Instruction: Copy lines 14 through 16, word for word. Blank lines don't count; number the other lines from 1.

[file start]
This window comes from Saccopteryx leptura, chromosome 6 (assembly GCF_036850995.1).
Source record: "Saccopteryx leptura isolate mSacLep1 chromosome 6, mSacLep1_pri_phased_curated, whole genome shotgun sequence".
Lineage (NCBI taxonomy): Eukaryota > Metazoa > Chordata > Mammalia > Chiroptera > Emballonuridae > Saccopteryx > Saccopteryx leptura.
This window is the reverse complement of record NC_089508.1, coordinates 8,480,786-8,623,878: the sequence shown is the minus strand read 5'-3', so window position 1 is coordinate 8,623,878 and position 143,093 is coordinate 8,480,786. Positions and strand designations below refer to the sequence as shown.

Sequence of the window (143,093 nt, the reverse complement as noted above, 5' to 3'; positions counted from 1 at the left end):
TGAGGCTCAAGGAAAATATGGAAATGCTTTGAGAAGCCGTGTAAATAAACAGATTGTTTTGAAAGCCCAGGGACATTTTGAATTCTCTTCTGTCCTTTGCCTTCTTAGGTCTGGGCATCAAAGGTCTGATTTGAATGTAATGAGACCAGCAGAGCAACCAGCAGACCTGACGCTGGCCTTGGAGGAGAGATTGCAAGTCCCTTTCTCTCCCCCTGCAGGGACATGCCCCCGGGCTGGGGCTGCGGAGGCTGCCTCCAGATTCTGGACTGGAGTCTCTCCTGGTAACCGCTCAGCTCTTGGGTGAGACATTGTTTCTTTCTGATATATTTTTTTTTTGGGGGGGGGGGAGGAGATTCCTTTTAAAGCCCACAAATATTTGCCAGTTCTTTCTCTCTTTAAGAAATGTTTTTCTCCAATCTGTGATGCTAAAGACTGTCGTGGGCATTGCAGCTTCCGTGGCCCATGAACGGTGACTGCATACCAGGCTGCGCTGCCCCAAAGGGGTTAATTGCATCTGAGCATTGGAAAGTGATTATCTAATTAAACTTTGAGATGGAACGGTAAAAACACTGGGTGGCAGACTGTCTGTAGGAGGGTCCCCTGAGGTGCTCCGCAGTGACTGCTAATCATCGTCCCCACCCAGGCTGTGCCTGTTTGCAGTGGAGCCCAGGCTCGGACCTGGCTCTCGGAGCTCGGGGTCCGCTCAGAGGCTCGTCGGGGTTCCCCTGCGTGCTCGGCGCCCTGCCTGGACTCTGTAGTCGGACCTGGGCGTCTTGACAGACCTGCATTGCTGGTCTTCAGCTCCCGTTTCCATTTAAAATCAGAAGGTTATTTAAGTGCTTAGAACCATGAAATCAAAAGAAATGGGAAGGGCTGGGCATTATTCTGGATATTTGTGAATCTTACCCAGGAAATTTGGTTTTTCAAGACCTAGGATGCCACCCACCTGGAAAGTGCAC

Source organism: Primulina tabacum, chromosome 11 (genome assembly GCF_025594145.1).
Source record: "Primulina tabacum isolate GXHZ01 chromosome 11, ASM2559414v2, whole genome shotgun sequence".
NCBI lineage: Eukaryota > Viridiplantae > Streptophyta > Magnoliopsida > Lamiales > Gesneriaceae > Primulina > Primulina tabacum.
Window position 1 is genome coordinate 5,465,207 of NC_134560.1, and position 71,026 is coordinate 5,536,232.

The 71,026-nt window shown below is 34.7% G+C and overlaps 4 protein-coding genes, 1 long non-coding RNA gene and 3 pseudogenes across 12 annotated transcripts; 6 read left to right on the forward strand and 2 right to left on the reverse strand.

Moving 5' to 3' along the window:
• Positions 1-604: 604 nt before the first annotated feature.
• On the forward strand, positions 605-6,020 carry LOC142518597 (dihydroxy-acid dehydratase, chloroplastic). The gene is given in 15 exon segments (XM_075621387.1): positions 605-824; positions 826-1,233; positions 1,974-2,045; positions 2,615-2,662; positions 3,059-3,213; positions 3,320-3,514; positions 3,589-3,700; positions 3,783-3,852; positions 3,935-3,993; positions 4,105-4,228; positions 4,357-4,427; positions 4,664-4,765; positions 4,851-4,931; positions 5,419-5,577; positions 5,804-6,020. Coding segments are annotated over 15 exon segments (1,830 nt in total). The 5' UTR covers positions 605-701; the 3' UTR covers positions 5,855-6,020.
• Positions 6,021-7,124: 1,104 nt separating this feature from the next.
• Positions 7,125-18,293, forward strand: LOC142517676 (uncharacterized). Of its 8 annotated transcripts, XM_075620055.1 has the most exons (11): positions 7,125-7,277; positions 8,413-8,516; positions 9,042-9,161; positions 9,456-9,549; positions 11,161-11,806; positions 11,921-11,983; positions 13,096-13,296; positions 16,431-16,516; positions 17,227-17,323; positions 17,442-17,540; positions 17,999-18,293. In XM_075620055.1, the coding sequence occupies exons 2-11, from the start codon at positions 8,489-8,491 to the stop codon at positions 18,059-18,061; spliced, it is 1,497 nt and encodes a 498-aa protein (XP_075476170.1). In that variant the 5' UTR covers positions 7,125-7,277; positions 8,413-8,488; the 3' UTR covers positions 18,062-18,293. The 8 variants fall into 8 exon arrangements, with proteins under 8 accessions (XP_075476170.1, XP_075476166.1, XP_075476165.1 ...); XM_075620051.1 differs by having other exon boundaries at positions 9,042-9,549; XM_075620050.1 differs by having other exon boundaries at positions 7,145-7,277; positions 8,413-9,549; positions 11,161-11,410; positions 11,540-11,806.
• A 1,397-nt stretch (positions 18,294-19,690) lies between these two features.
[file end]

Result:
• On the forward strand, positions 605-6,020 carry LOC142518597 (dihydroxy-acid dehydratase, chloroplastic). The gene is given in 15 exon segments (XM_075621387.1): positions 605-824; positions 826-1,233; positions 1,974-2,045; positions 2,615-2,662; positions 3,059-3,213; positions 3,320-3,514; positions 3,589-3,700; positions 3,783-3,852; positions 3,935-3,993; positions 4,105-4,228; positions 4,357-4,427; positions 4,664-4,765; positions 4,851-4,931; positions 5,419-5,577; positions 5,804-6,020. Coding segments are annotated over 15 exon segments (1,830 nt in total). The 5' UTR covers positions 605-701; the 3' UTR covers positions 5,855-6,020.
• Positions 6,021-7,124: 1,104 nt separating this feature from the next.
• Positions 7,125-18,293, forward strand: LOC142517676 (uncharacterized). Of its 8 annotated transcripts, XM_075620055.1 has the most exons (11): positions 7,125-7,277; positions 8,413-8,516; positions 9,042-9,161; positions 9,456-9,549; positions 11,161-11,806; positions 11,921-11,983; positions 13,096-13,296; positions 16,431-16,516; positions 17,227-17,323; positions 17,442-17,540; positions 17,999-18,293. In XM_075620055.1, the coding sequence occupies exons 2-11, from the start codon at positions 8,489-8,491 to the stop codon at positions 18,059-18,061; spliced, it is 1,497 nt and encodes a 498-aa protein (XP_075476170.1). In that variant the 5' UTR covers positions 7,125-7,277; positions 8,413-8,488; the 3' UTR covers positions 18,062-18,293. The 8 variants fall into 8 exon arrangements, with proteins under 8 accessions (XP_075476170.1, XP_075476166.1, XP_075476165.1 ...); XM_075620051.1 differs by having other exon boundaries at positions 9,042-9,549; XM_075620050.1 differs by having other exon boundaries at positions 7,145-7,277; positions 8,413-9,549; positions 11,161-11,410; positions 11,540-11,806.